float Track_Bezier_Path::Get_Path_Length(float end_u) Returns an approximation of the length of the bezier curve from the start point up to u where u goes from 0 to 1. A u value of 1 gives an approximation of the entire length of the curve.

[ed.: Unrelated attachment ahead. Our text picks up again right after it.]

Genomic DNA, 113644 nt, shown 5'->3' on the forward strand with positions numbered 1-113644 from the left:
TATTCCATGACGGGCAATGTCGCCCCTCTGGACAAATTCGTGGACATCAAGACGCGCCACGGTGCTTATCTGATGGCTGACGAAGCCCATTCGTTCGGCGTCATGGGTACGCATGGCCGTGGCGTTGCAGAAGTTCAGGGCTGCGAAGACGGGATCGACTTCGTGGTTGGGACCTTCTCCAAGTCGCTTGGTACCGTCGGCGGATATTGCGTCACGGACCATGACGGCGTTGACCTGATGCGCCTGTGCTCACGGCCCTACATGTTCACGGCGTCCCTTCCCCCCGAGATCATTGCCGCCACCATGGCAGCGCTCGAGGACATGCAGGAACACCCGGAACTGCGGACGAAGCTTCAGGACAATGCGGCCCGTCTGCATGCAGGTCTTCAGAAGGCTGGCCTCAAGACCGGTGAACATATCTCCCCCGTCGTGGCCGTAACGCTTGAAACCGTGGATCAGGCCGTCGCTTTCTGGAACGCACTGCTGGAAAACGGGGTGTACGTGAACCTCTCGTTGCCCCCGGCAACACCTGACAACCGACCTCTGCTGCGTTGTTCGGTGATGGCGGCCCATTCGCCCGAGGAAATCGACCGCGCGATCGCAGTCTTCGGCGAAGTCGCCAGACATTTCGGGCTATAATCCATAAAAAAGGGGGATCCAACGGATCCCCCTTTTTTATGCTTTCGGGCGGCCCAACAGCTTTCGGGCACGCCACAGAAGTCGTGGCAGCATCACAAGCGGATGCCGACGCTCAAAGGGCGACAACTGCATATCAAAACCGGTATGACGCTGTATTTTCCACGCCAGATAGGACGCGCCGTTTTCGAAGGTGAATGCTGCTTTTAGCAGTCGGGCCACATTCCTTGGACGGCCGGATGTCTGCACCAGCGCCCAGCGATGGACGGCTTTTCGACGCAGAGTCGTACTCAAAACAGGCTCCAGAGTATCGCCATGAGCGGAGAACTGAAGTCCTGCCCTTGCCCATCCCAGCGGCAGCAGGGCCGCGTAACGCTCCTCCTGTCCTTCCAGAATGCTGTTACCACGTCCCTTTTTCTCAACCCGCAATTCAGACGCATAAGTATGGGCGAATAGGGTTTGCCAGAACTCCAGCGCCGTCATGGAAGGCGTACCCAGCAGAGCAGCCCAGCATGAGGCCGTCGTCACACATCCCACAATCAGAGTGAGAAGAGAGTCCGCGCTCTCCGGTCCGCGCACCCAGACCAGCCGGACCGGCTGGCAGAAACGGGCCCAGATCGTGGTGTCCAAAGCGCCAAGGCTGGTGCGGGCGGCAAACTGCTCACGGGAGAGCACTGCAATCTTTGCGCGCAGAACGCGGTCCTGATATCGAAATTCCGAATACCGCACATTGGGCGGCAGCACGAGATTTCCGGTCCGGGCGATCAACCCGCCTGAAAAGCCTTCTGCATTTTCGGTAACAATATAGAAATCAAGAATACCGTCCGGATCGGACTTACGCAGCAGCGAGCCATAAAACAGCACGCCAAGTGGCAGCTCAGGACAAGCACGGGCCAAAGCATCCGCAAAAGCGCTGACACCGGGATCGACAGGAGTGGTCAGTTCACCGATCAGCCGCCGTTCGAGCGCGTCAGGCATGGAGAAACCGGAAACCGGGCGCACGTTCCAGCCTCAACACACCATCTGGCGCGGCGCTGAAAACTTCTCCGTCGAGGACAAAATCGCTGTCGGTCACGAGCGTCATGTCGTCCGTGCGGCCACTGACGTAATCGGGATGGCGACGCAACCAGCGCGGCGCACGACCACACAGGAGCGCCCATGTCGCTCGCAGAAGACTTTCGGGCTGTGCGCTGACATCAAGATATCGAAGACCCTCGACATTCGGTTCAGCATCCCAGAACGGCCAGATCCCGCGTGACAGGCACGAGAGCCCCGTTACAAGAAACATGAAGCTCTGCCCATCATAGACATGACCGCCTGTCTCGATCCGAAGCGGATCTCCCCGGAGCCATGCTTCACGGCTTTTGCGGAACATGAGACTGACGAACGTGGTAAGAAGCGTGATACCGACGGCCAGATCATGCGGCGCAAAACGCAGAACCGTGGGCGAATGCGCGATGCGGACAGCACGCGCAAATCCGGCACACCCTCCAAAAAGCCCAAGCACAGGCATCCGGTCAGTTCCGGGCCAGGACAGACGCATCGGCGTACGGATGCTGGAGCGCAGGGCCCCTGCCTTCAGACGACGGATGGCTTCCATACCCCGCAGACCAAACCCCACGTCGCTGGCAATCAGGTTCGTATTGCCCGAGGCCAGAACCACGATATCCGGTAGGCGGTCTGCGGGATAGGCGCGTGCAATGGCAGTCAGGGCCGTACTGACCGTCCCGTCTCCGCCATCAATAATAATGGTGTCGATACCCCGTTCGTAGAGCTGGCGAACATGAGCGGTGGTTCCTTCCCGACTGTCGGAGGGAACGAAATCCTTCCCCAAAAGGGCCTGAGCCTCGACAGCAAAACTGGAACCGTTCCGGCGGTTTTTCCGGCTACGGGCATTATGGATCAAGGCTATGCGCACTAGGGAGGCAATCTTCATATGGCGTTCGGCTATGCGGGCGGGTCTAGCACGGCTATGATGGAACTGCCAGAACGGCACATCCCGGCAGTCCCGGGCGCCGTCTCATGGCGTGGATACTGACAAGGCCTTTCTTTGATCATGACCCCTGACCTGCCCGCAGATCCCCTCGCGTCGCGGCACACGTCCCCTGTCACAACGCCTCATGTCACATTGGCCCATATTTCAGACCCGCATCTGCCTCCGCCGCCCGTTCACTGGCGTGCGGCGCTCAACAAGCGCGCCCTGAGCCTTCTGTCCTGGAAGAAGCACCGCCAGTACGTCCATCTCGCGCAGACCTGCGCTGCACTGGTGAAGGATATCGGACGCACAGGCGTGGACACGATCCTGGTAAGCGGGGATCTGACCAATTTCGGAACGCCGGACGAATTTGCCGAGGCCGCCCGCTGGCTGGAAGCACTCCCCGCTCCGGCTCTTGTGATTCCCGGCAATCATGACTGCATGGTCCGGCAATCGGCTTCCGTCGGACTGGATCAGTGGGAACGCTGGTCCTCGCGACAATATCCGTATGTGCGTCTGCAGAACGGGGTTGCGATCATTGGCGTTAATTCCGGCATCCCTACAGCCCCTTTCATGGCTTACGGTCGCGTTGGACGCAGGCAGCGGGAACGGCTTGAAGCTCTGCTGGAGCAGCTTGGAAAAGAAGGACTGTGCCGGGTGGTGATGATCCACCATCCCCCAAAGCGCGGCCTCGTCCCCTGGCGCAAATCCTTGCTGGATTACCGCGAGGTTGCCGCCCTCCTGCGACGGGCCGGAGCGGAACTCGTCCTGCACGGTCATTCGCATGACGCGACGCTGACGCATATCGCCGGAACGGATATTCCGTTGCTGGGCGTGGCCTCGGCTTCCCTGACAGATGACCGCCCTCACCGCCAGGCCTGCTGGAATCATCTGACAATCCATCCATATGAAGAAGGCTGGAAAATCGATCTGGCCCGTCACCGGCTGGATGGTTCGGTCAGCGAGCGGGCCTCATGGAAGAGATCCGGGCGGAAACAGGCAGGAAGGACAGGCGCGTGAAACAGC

#include "track_bezier_path.h" #include <SDL/SDL_opengl.h> #include <math.h> #include <stdio.h> Track_Bezier_Path::Track_Bezier_Path() : start(NULL), end(NULL) { } bool Track_Bezier_Path::Validate() const { if(start != NULL && end != NULL) { return true; } else { return false; } } void Track_Bezier_Path::Set_Start_Node(Track_Node * start) { this->start = start; } void Track_Bezier_Path::Set_End_Node(Track_Node * end) { this->end = end; } Track_Node * Track_Bezier_Path::Get_Start_Node() { return start; } Track_Node * Track_Bezier_Path::Get_End_Node() { return end; } /*This is the core algo for calculating a position on a cubic curve. Algo from nehe.gamedev.net*/ be_Vector Track_Bezier_Path::Get_Path_Position(float u) const { if(Validate()) { be_Vector a = end->Get_Orientation().Get_Position() * pow(u, 3); be_Vector b = end->Get_Control_Point_In() * 3 * pow(u, 2) * (1 - u); be_Vector c = start->Get_Control_Point_Out() * 3 * u * pow((1 - u), 2); be_Vector d = start->Get_Orientation().Get_Position() * pow((1 - u), 3); return (a + b + c + d); } else { return be_Vector(0.0, 0.0, 0.0); } } float Track_Bezier_Path::Get_Path_Length(float end_u) const { float length_sum = 0.0; if(Validate()) { be_Vector last_point = start->Get_Orientation().Get_Position(); be_Vector this_point; be_Vector change; for(unsigned int i = 1; i <= LENGTH_DIVISIONS; i++) { float u = ((float)i / LENGTH_DIVISIONS) * end_u; this_point = Get_Path_Position(u); change = this_point - last_point; length_sum += change.Magnitude(); last_point = this_point; } } return length_sum; } void Track_Bezier_Path::Recalculate() { cross_sections.clear(); if(Validate()) { float length = Get_Path_Length(1.0); /*Add half the ideal distance to the length to "round" when truncated. Divide by the ideal distance to get the final number of cross sections. Add 1 to account for the final cross section.*/ int num_cross_sections = ((length + (IDEAL_CROSS_SECTION_DISTANCE / 2)) / IDEAL_CROSS_SECTION_DISTANCE) + 1; //Calculate the actual distance between the cross sections. float distance_between_sections = length / (num_cross_sections - 1); //Generate the positions of the cross sections and add them to the vector. Recursive_Cross_Section_Decent(num_cross_sections, distance_between_sections); //Apply the roll to the cross sections. Apply_Roll(); } } const std::vector<be_Matrix> & Track_Bezier_Path::Get_Cross_Sections() const { return cross_sections; } void Track_Bezier_Path::Debug_Render() { glDisable(GL_TEXTURE_2D); glBegin(GL_POINTS); glColor3f(1.0, 0.0, 0.0); for(unsigned int i = 0; i < cross_sections.size(); i++) { be_Vector pos = cross_sections.Get_Position(); glVertex3f(pos.Get_X(), pos.Get_Y(), pos.Get_Z()); } glEnd(); } float Track_Bezier_Path::Recursive_Cross_Section_Decent(int level, float distance_between_sections) { be_Matrix cross_section; if(level == 1) { //We are at the start node so simply add it to the vector cross_section.Set_Rotation(start->Get_Orientation().Get_X(), start->Get_Orientation().Get_Y(), start->Get_Orientation().Get_Z()); cross_section.Set_Position(start->Get_Orientation().Get_Position()); cross_sections.push_back(cross_section); return 0.0; } else { //We are not at the start yet so find the cross section before. float prev_u = Recursive_Cross_Section_Decent(level - 1, distance_between_sections); be_Matrix prev_node = cross_sections.back(); //Find the u value of the current node. float distance_past_prev = 0.0; float current_u = prev_u; be_Vector prev_point = prev_node.Get_Position(); while(distance_past_prev < distance_between_sections) { current_u += U_INCREMENT; be_Vector current_point = Get_Path_Position(current_u); be_Vector difference = current_point - prev_point; distance_past_prev += difference.Magnitude(); prev_u = current_u; prev_point = current_point; } float length_to_current_u = Get_Path_Length(current_u); float length_to_prev_u = Get_Path_Length(current_u - U_INCREMENT); float overshot = distance_past_prev - distance_between_sections; float distance_between_u = length_to_current_u - length_to_prev_u; float percent_overshot = overshot / distance_between_u; float final_u = (percent_overshot * U_INCREMENT) + (current_u - U_INCREMENT); /*Now that the u value of the current cross section is know calculate the position and roation of the cross section.*/ //Find an axis to transform the previous matrix to the current. be_Vector tangent = Get_Path_Tangent(final_u); float rot_angle = prev_node.Get_Z().Dot(tangent); be_Vector rot_axis = tangent.Cross(prev_node.Get_Z()); be_Matrix transformation; transformation.Set_Rotation(rot_angle, rot_axis); //Apply that transformation to get current orientation. cross_section = prev_node * transformation; cross_section.Set_Position(Get_Path_Position(final_u)); //Add the cross section to the collection. cross_sections.push_back(cross_section); return final_u; } } void Track_Bezier_Path::Apply_Roll() { if(Validate()) { //Find how much to correct. be_Vector end_perpendicular = end->Get_Orientation().Get_Y(); float delta_roll = cross_sections.back().Get_Y().Dot(end_perpendicular); //If there is no roll just end and save computing time. if(delta_roll > .0001 && delta_roll < .0001) { return; } //Determine if the roll should be positive or negative. be_Matrix positive_roll; be_Matrix negative_roll; positive_roll.Set_Rotation(delta_roll / 2, be_Vector(0.0, 0.0, 1.0)); negative_roll.Set_Rotation(-delta_roll / 2, be_Vector(0.0, 0.0, 1.0)); be_Matrix test_roll_pos = positive_roll * cross_sections.back(); be_Matrix test_roll_neg = negative_roll * cross_sections.back(); if(test_roll_neg.Get_Y().Dot(end_perpendicular) < test_roll_pos.Get_Y().Dot(end_perpendicular)) { delta_roll *= -1; } for(unsigned int i = 1; i < cross_sections.size(); i++) { //The interpolation method is currently linear, this could be a log function. float roll = delta_roll * (i / (float)(cross_sections.size() - 1)); be_Matrix relative_roll; relative_roll.Set_Rotation(roll, be_Vector(0.0, 0.0, 1.0)); cross_sections = relative_roll * cross_sections; } } } be_Vector Track_Bezier_Path::Get_Path_Tangent(float u) { be_Vector previous_point = Get_Path_Position(u - TANGENT_OFFSET_DISTANCE); be_Vector next_point = Get_Path_Position(u + TANGENT_OFFSET_DISTANCE); be_Vector direction = next_point - previous_point; direction.Normalize(); return direction; }